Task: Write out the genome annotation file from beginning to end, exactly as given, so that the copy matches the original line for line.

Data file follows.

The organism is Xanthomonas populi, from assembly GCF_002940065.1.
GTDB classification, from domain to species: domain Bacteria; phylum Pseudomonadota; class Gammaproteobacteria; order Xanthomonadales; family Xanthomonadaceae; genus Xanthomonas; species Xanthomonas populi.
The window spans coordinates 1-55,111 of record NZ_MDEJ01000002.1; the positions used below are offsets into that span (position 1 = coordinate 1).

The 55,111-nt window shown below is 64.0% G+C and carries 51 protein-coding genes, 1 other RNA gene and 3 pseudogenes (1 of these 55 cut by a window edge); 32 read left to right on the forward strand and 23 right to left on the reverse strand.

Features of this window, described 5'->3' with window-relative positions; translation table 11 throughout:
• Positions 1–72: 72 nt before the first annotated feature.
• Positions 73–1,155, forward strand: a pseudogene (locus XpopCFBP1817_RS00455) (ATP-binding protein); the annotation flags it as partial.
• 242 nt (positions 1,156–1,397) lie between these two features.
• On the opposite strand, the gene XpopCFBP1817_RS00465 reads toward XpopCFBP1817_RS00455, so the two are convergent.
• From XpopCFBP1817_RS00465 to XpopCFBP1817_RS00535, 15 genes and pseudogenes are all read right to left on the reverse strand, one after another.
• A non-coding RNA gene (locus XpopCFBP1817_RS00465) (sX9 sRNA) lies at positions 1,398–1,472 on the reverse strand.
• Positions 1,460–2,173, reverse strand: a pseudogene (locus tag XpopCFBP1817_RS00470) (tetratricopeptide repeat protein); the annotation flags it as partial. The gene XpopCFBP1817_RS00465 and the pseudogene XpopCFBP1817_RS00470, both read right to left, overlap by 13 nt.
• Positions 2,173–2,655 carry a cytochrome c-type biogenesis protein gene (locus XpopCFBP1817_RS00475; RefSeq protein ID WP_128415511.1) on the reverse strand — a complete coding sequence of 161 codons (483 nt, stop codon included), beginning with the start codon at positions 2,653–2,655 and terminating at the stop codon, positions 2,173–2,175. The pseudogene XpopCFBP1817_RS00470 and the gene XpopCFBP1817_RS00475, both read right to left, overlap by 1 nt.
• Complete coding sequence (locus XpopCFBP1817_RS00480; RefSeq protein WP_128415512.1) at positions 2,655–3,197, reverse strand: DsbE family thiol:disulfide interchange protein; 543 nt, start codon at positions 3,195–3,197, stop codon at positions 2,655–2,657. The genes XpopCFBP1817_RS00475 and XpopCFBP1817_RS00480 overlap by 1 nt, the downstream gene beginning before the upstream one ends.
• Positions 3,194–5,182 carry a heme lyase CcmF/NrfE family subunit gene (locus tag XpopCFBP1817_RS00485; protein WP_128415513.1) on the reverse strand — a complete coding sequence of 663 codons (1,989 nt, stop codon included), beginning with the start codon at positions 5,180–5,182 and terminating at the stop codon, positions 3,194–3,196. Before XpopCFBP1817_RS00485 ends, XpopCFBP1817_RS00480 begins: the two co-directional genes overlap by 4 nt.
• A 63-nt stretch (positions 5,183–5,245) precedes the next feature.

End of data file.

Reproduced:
The organism is Xanthomonas populi, from assembly GCF_002940065.1.
GTDB classification, from domain to species: domain Bacteria; phylum Pseudomonadota; class Gammaproteobacteria; order Xanthomonadales; family Xanthomonadaceae; genus Xanthomonas; species Xanthomonas populi.
The window spans coordinates 1-55,111 of record NZ_MDEJ01000002.1; the positions used below are offsets into that span (position 1 = coordinate 1).

The 55,111-nt window shown below is 64.0% G+C and carries 51 protein-coding genes, 1 other RNA gene and 3 pseudogenes (1 of these 55 cut by a window edge); 32 read left to right on the forward strand and 23 right to left on the reverse strand.

Features of this window, described 5'->3' with window-relative positions; translation table 11 throughout:
• Positions 1–72: 72 nt before the first annotated feature.
• Positions 73–1,155, forward strand: a pseudogene (locus XpopCFBP1817_RS00455) (ATP-binding protein); the annotation flags it as partial.
• 242 nt (positions 1,156–1,397) lie between these two features.
• On the opposite strand, the gene XpopCFBP1817_RS00465 reads toward XpopCFBP1817_RS00455, so the two are convergent.
• From XpopCFBP1817_RS00465 to XpopCFBP1817_RS00535, 15 genes and pseudogenes are all read right to left on the reverse strand, one after another.
• A non-coding RNA gene (locus XpopCFBP1817_RS00465) (sX9 sRNA) lies at positions 1,398–1,472 on the reverse strand.
• Positions 1,460–2,173, reverse strand: a pseudogene (locus tag XpopCFBP1817_RS00470) (tetratricopeptide repeat protein); the annotation flags it as partial. The gene XpopCFBP1817_RS00465 and the pseudogene XpopCFBP1817_RS00470, both read right to left, overlap by 13 nt.
• Positions 2,173–2,655 carry a cytochrome c-type biogenesis protein gene (locus XpopCFBP1817_RS00475; RefSeq protein ID WP_128415511.1) on the reverse strand — a complete coding sequence of 161 codons (483 nt, stop codon included), beginning with the start codon at positions 2,653–2,655 and terminating at the stop codon, positions 2,173–2,175. The pseudogene XpopCFBP1817_RS00470 and the gene XpopCFBP1817_RS00475, both read right to left, overlap by 1 nt.
• Complete coding sequence (locus XpopCFBP1817_RS00480; RefSeq protein WP_128415512.1) at positions 2,655–3,197, reverse strand: DsbE family thiol:disulfide interchange protein; 543 nt, start codon at positions 3,195–3,197, stop codon at positions 2,655–2,657. The genes XpopCFBP1817_RS00475 and XpopCFBP1817_RS00480 overlap by 1 nt, the downstream gene beginning before the upstream one ends.
• Positions 3,194–5,182 carry a heme lyase CcmF/NrfE family subunit gene (locus tag XpopCFBP1817_RS00485; protein WP_128415513.1) on the reverse strand — a complete coding sequence of 663 codons (1,989 nt, stop codon included), beginning with the start codon at positions 5,180–5,182 and terminating at the stop codon, positions 3,194–3,196. Before XpopCFBP1817_RS00485 ends, XpopCFBP1817_RS00480 begins: the two co-directional genes overlap by 4 nt.
• A 63-nt stretch (positions 5,183–5,245) precedes the next feature.